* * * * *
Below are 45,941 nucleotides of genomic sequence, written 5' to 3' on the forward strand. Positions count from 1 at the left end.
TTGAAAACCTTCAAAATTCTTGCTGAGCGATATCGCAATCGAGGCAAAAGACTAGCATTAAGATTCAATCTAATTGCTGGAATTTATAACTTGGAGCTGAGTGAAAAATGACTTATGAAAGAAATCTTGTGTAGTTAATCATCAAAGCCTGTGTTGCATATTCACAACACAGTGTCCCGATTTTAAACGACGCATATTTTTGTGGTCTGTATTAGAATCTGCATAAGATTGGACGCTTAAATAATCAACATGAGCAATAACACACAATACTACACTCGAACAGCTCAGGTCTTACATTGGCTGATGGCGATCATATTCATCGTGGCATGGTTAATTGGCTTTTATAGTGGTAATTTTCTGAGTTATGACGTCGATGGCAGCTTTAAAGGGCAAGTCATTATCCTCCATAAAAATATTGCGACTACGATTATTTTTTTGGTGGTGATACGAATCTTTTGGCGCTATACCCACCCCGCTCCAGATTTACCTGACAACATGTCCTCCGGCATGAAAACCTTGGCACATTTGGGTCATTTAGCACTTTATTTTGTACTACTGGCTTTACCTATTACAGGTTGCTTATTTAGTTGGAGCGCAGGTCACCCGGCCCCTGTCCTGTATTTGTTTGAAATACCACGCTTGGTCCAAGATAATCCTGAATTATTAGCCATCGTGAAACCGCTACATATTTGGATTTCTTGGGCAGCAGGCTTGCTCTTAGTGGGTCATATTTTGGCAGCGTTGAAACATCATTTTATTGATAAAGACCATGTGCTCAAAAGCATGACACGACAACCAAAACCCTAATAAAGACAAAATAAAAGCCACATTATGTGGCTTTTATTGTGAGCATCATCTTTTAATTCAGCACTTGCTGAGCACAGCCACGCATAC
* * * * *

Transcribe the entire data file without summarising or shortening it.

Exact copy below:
Below are 45,941 nucleotides of genomic sequence, written 5' to 3' on the forward strand. Positions count from 1 at the left end.
TTGAAAACCTTCAAAATTCTTGCTGAGCGATATCGCAATCGAGGCAAAAGACTAGCATTAAGATTCAATCTAATTGCTGGAATTTATAACTTGGAGCTGAGTGAAAAATGACTTATGAAAGAAATCTTGTGTAGTTAATCATCAAAGCCTGTGTTGCATATTCACAACACAGTGTCCCGATTTTAAACGACGCATATTTTTGTGGTCTGTATTAGAATCTGCATAAGATTGGACGCTTAAATAATCAACATGAGCAATAACACACAATACTACACTCGAACAGCTCAGGTCTTACATTGGCTGATGGCGATCATATTCATCGTGGCATGGTTAATTGGCTTTTATAGTGGTAATTTTCTGAGTTATGACGTCGATGGCAGCTTTAAAGGGCAAGTCATTATCCTCCATAAAAATATTGCGACTACGATTATTTTTTTGGTGGTGATACGAATCTTTTGGCGCTATACCCACCCCGCTCCAGATTTACCTGACAACATGTCCTCCGGCATGAAAACCTTGGCACATTTGGGTCATTTAGCACTTTATTTTGTACTACTGGCTTTACCTATTACAGGTTGCTTATTTAGTTGGAGCGCAGGTCACCCGGCCCCTGTCCTGTATTTGTTTGAAATACCACGCTTGGTCCAAGATAATCCTGAATTATTAGCCATCGTGAAACCGCTACATATTTGGATTTCTTGGGCAGCAGGCTTGCTCTTAGTGGGTCATATTTTGGCAGCGTTGAAACATCATTTTATTGATAAAGACCATGTGCTCAAAAGCATGACACGACAACCAAAACCCTAATAAAGACAAAATAAAAGCCACATTATGTGGCTTTTATTGTGAGCATCATCTTTTAATTCAGCACTTGCTGAGCACAGCCACGCATAC